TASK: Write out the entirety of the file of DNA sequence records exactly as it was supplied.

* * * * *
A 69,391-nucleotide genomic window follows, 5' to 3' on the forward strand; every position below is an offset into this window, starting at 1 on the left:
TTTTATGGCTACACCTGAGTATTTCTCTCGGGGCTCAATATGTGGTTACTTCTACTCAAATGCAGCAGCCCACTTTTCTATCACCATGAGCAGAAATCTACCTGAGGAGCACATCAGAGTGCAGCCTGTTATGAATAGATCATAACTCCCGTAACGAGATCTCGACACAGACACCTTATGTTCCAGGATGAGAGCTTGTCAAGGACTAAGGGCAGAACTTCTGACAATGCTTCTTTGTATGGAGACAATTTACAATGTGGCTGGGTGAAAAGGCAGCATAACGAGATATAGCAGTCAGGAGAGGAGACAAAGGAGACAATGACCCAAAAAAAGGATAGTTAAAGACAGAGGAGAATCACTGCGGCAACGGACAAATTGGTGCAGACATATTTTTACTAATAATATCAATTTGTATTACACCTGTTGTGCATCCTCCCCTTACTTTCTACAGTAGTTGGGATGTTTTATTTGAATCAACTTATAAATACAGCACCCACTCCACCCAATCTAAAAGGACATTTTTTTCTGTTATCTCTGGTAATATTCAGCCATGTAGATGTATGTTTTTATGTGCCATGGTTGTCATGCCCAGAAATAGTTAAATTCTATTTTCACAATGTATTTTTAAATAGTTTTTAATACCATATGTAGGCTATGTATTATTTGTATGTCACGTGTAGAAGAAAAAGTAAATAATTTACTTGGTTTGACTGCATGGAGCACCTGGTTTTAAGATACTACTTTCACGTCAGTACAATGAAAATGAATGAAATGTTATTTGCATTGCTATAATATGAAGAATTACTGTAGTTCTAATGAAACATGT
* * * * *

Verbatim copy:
A 69,391-nucleotide genomic window follows, 5' to 3' on the forward strand; every position below is an offset into this window, starting at 1 on the left:
TTTTATGGCTACACCTGAGTATTTCTCTCGGGGCTCAATATGTGGTTACTTCTACTCAAATGCAGCAGCCCACTTTTCTATCACCATGAGCAGAAATCTACCTGAGGAGCACATCAGAGTGCAGCCTGTTATGAATAGATCATAACTCCCGTAACGAGATCTCGACACAGACACCTTATGTTCCAGGATGAGAGCTTGTCAAGGACTAAGGGCAGAACTTCTGACAATGCTTCTTTGTATGGAGACAATTTACAATGTGGCTGGGTGAAAAGGCAGCATAACGAGATATAGCAGTCAGGAGAGGAGACAAAGGAGACAATGACCCAAAAAAAGGATAGTTAAAGACAGAGGAGAATCACTGCGGCAACGGACAAATTGGTGCAGACATATTTTTACTAATAATATCAATTTGTATTACACCTGTTGTGCATCCTCCCCTTACTTTCTACAGTAGTTGGGATGTTTTATTTGAATCAACTTATAAATACAGCACCCACTCCACCCAATCTAAAAGGACATTTTTTTCTGTTATCTCTGGTAATATTCAGCCATGTAGATGTATGTTTTTATGTGCCATGGTTGTCATGCCCAGAAATAGTTAAATTCTATTTTCACAATGTATTTTTAAATAGTTTTTAATACCATATGTAGGCTATGTATTATTTGTATGTCACGTGTAGAAGAAAAAGTAAATAATTTACTTGGTTTGACTGCATGGAGCACCTGGTTTTAAGATACTACTTTCACGTCAGTACAATGAAAATGAATGAAATGTTATTTGCATTGCTATAATATGAAGAATTACTGTAGTTCTAATGAAACATGT